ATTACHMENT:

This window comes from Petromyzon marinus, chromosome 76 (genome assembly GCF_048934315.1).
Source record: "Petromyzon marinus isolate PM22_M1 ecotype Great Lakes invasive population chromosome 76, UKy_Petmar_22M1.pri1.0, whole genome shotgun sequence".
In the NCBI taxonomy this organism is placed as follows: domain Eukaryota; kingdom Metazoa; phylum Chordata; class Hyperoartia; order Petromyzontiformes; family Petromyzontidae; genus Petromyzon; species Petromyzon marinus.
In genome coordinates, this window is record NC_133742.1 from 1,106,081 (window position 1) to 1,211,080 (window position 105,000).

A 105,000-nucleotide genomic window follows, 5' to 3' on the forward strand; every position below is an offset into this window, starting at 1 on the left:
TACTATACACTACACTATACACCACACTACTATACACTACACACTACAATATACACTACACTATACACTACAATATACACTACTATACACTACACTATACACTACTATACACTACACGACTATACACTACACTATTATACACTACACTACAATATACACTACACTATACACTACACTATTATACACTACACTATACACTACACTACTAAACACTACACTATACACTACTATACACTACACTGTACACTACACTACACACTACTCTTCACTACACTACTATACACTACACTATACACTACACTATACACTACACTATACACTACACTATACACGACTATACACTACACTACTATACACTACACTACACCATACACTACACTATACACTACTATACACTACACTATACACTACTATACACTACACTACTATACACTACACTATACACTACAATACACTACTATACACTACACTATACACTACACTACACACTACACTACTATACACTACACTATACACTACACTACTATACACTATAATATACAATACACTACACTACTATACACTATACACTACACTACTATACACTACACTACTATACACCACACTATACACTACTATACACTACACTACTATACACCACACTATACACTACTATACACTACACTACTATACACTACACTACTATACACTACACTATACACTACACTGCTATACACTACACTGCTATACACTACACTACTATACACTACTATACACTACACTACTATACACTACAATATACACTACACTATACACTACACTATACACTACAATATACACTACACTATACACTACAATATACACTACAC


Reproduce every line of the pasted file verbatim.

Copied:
This window comes from Petromyzon marinus, chromosome 76 (genome assembly GCF_048934315.1).
Source record: "Petromyzon marinus isolate PM22_M1 ecotype Great Lakes invasive population chromosome 76, UKy_Petmar_22M1.pri1.0, whole genome shotgun sequence".
In the NCBI taxonomy this organism is placed as follows: domain Eukaryota; kingdom Metazoa; phylum Chordata; class Hyperoartia; order Petromyzontiformes; family Petromyzontidae; genus Petromyzon; species Petromyzon marinus.
In genome coordinates, this window is record NC_133742.1 from 1,106,081 (window position 1) to 1,211,080 (window position 105,000).

A 105,000-nucleotide genomic window follows, 5' to 3' on the forward strand; every position below is an offset into this window, starting at 1 on the left:
TACTATACACTACACTATACACCACACTACTATACACTACACACTACAATATACACTACACTATACACTACAATATACACTACTATACACTACACTATACACTACTATACACTACACGACTATACACTACACTATTATACACTACACTACAATATACACTACACTATACACTACACTATTATACACTACACTATACACTACACTACTAAACACTACACTATACACTACTATACACTACACTGTACACTACACTACACACTACTCTTCACTACACTACTATACACTACACTATACACTACACTATACACTACACTATACACTACACTATACACGACTATACACTACACTACTATACACTACACTACACCATACACTACACTATACACTACTATACACTACACTATACACTACTATACACTACACTACTATACACTACACTATACACTACAATACACTACTATACACTACACTATACACTACACTACACACTACACTACTATACACTACACTATACACTACACTACTATACACTATAATATACAATACACTACACTACTATACACTATACACTACACTACTATACACTACACTACTATACACCACACTATACACTACTATACACTACACTACTATACACCACACTATACACTACTATACACTACACTACTATACACTACACTACTATACACTACACTATACACTACACTGCTATACACTACACTGCTATACACTACACTACTATACACTACTATACACTACACTACTATACACTACAATATACACTACACTATACACTACACTATACACTACAATATACACTACACTATACACTACAATATACACTACAC